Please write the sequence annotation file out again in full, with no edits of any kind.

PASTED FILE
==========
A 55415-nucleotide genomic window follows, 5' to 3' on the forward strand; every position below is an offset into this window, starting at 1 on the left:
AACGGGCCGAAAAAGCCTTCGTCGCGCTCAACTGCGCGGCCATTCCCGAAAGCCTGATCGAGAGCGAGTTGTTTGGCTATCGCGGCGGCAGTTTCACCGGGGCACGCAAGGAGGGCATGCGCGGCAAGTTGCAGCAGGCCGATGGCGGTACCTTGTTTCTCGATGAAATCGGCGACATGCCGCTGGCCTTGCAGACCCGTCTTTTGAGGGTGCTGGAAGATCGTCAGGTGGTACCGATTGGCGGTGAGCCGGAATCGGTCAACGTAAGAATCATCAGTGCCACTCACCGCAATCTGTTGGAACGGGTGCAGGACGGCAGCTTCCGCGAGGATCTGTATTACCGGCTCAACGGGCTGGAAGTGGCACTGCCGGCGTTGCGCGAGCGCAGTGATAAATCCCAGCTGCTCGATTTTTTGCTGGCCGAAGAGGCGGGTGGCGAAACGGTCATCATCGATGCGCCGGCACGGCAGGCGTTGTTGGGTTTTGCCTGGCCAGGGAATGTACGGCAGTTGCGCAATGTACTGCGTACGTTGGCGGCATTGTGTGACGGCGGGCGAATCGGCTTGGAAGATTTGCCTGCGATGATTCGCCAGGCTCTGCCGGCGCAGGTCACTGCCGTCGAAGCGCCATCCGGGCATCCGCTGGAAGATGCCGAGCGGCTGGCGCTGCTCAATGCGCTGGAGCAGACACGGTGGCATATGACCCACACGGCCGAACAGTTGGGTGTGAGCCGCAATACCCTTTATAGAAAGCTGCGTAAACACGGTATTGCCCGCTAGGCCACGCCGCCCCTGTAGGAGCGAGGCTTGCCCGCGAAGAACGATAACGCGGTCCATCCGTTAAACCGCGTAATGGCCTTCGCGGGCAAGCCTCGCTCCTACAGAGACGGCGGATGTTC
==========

A 55415-nucleotide genomic window follows, 5' to 3' on the forward strand; every position below is an offset into this window, starting at 1 on the left:
AACGGGCCGAAAAAGCCTTCGTCGCGCTCAACTGCGCGGCCATTCCCGAAAGCCTGATCGAGAGCGAGTTGTTTGGCTATCGCGGCGGCAGTTTCACCGGGGCACGCAAGGAGGGCATGCGCGGCAAGTTGCAGCAGGCCGATGGCGGTACCTTGTTTCTCGATGAAATCGGCGACATGCCGCTGGCCTTGCAGACCCGTCTTTTGAGGGTGCTGGAAGATCGTCAGGTGGTACCGATTGGCGGTGAGCCGGAATCGGTCAACGTAAGAATCATCAGTGCCACTCACCGCAATCTGTTGGAACGGGTGCAGGACGGCAGCTTCCGCGAGGATCTGTATTACCGGCTCAACGGGCTGGAAGTGGCACTGCCGGCGTTGCGCGAGCGCAGTGATAAATCCCAGCTGCTCGATTTTTTGCTGGCCGAAGAGGCGGGTGGCGAAACGGTCATCATCGATGCGCCGGCACGGCAGGCGTTGTTGGGTTTTGCCTGGCCAGGGAATGTACGGCAGTTGCGCAATGTACTGCGTACGTTGGCGGCATTGTGTGACGGCGGGCGAATCGGCTTGGAAGATTTGCCTGCGATGATTCGCCAGGCTCTGCCGGCGCAGGTCACTGCCGTCGAAGCGCCATCCGGGCATCCGCTGGAAGATGCCGAGCGGCTGGCGCTGCTCAATGCGCTGGAGCAGACACGGTGGCATATGACCCACACGGCCGAACAGTTGGGTGTGAGCCGCAATACCCTTTATAGAAAGCTGCGTAAACACGGTATTGCCCGCTAGGCCACGCCGCCCCTGTAGGAGCGAGGCTTGCCCGCGAAGAACGATAACGCGGTCCATCCGTTAAACCGCGTAATGGCCTTCGCGGGCAAGCCTCGCTCCTACAGAGACGGCGGATGTTC